The exponent is calculated by subtracting 1023 from the number formed by the 11 E-bits. So when we code 10000000000 for the exponent, the value is 1024-1023 = 1. The mantissa is calculated by taking 1.0 + (bit 1 * 1/2) + (bit 2 * 1/4) + (bit 3 * 1/8) + ... + (bit 53 * 2^-53). When e.g., the exponent is 1 and the mantissa is (bit 1 = 1), the value that is represented is: 2^1 * (1.0 + 0.5) = 3.0. Special cases are:

| S0000000 | 00000000 | 00000000 | 00000000 | 00000000 | 00000000 | 00000000 | 00000000 | 
 number 0, could be -0 when sign = 1

 | S1111111 | 11110000 | 00000000 | 00000000 | 00000000 | 00000000 | 00000000 | 00000000 |
 plus or minus infinity

 | S1111111 | 1111xxxx | xxxxxxxx | xxxxxxxx | xxxxxxxx | xxxxxxxx | xxxxxxxx | xxxxxxxx | 
 NaN when xxxx is not all equal to 0

 | S0000000 | 0000xxxx | xxxxxxxx | xxxxxxxx | xxxxxxxx | xxxxxxxx | xxxxxxxx | xxxxxxxx |
 so-called denormalized number, 0.Mantissa, without the +1.0

As an example, suppose we want to code the double with the value -8.25. It is coded as follows in the stream (binary + hex values):

| 11000000 | 00100000 | 10000000 | 00000000 | 00000000 | 00000000 | 00000000 | 00000000 | 
 | 0xC0 | 0x20 | 0x00 | 0x00 | 0x00 | 0x00 | 0x00 | 0x00 |
 Sign = 1, Exponent = 3 (1026-1023), Mantissa = (1.0) + 1/32.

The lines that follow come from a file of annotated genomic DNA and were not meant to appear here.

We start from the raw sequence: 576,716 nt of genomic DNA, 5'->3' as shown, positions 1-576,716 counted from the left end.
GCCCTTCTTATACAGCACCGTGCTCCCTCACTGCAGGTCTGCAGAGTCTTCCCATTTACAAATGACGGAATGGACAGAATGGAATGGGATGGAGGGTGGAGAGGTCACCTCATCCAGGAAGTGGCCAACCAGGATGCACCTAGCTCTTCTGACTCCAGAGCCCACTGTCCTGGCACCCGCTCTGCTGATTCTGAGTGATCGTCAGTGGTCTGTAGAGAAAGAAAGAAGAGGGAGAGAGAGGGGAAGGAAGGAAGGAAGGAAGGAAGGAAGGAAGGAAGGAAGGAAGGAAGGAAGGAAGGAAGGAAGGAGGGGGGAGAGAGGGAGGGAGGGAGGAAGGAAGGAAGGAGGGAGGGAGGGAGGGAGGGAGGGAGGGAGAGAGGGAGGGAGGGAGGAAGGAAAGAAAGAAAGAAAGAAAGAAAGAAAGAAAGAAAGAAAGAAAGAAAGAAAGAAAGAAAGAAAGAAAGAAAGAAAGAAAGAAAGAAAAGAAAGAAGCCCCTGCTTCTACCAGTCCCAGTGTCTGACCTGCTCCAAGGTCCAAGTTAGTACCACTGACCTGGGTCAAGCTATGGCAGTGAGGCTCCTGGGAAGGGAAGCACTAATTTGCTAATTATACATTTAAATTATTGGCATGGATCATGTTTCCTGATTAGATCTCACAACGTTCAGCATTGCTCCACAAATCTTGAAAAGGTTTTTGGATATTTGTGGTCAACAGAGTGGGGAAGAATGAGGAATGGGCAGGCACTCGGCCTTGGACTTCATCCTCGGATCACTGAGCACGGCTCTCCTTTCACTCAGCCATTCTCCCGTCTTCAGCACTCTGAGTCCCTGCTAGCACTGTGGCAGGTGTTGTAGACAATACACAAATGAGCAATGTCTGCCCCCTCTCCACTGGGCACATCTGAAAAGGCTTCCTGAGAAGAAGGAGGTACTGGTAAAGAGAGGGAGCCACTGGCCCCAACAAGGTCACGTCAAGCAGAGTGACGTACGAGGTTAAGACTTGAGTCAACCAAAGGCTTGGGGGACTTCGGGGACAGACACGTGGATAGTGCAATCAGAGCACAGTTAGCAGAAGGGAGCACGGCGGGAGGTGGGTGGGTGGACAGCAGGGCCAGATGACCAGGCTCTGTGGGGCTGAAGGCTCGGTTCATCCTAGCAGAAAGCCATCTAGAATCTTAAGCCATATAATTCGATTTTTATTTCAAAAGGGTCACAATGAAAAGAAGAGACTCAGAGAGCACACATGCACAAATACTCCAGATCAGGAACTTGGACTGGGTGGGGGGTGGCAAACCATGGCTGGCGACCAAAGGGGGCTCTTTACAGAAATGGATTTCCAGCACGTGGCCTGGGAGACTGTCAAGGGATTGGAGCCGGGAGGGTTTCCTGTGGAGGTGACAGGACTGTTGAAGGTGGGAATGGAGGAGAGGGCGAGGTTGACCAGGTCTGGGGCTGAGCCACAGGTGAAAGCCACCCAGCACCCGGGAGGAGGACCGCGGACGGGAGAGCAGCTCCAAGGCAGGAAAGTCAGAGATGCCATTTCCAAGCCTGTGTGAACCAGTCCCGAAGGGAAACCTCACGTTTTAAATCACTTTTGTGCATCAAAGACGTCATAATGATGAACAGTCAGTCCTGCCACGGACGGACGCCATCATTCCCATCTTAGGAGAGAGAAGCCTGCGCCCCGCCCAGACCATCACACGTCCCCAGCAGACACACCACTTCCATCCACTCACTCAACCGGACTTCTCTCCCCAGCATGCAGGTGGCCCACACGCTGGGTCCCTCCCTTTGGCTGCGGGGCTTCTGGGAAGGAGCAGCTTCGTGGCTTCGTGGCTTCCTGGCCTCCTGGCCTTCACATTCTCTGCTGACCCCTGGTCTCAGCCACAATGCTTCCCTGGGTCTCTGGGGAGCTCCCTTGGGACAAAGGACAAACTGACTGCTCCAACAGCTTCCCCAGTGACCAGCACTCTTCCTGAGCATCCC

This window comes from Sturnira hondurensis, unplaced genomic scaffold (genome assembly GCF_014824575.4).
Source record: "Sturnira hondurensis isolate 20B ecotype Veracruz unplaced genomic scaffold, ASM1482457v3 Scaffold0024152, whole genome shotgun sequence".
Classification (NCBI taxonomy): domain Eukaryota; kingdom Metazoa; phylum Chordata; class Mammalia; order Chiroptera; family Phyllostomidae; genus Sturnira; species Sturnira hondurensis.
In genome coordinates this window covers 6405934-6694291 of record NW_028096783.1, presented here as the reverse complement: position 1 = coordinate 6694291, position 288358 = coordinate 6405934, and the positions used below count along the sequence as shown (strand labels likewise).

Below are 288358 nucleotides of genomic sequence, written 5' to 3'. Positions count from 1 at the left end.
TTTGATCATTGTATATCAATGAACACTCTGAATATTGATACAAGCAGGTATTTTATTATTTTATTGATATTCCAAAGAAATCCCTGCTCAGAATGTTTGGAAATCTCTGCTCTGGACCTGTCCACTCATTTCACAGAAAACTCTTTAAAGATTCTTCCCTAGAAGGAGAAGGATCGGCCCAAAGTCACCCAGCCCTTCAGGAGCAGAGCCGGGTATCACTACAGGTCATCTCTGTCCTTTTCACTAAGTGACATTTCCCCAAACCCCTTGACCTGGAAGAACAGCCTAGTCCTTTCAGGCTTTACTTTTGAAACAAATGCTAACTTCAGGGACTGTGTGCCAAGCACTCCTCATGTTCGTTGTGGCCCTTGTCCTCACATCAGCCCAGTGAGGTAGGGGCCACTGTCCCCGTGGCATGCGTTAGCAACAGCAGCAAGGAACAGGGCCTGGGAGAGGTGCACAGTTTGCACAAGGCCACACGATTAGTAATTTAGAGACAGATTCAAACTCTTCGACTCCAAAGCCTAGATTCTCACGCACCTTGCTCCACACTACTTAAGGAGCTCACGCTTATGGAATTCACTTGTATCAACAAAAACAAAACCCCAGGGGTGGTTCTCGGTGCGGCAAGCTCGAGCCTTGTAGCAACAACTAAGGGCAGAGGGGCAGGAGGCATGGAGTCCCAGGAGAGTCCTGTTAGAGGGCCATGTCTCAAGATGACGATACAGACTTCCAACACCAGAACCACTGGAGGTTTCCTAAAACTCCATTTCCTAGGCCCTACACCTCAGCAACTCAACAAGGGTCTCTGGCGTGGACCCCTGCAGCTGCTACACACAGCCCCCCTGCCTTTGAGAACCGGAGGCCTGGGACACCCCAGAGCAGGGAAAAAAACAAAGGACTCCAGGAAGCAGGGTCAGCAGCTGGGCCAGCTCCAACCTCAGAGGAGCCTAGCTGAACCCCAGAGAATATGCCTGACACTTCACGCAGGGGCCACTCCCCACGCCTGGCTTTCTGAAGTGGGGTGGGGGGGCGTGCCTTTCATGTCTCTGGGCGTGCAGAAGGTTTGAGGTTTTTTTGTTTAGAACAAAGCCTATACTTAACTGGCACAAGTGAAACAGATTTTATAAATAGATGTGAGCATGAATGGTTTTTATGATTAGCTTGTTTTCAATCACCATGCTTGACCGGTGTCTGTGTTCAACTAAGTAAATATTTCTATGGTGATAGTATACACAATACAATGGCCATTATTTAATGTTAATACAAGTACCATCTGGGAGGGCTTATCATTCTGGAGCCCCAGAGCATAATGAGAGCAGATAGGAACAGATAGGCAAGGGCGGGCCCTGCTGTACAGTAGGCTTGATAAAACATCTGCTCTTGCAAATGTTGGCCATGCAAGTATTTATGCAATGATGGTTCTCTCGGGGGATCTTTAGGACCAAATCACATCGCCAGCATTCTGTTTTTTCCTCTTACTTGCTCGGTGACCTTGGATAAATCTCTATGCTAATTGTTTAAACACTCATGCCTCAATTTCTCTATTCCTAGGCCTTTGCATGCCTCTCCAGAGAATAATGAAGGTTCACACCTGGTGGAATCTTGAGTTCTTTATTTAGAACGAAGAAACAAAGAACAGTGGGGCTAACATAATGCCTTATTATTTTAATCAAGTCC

This results in -2^3 * (1+1/32) = -8 * 33/32 = -8.25.

6. Boolean

A boolean is coded as one byte (8 bits), preceded by a byte with code 6.The boolean is coded as 0 for false, and as 1 (or any non-zero value) for true. So the value "true" is typically coded as (decimal notation used):

| 6 | 1 |

7. Character (UTF-8)

Code "7" indicates that a single UTF-8 character coded by a single byte follows. Note that only a very limited number of characters can be coded as a single UTF-8 byte. Therefore only the Unicode characters with code point U+0000 to U+007F can be coded. This is equivalent to the 7-bit US-ASCII table, as the characters 0x80 to 0xFF are used as continuation characters for multi-byte UTF-8 encodings. As an example, suppose we want to code the "less than" character (0x3C):

| 0x07 | 0x3C |

8. Character (UTF-16)

Code "8" indicates that a single UTF-16 character coded by two bytes follows, using the endianness for the order of the two bytes. Note that not all characters can be coded as a single UTF-16 character. Therefore only the Unicode characters with code point U+0000 to U+07FF can be coded. This includes most of the Latin script characters and diacritical marks, Greek, Cyrillic, Hebrew and Arabic, amongst others. As an example, suppose we want to code the "cent" character (U+00A2, 0xC2 0xA2):

| 0x08 | 0xC2 | 0xA2 |

Note that the UTF-8 and UTF-16 characters offer only limited possiblities. a single UTF-16 character can, for instance, not code a Euro sign, as it needs three bytes (U+20AC). When such characters are expected, using a UTF-8 or UTF-16 String (code #9 or code #10) is a much better solution.

For a discussion on little and big endianness for UTF-8 and UTF-16 strings, see the following discussion at StackExchange: https://stackoverflow.com/questions/3833693/isn-t-on-big-endian-machines-utf-8s-byte-order-different-than-on-little-endian, as well as https://unicode.org/faq/utf_bom.html#utf8-2 and https://unicode.org/faq/utf_bom.html#gen6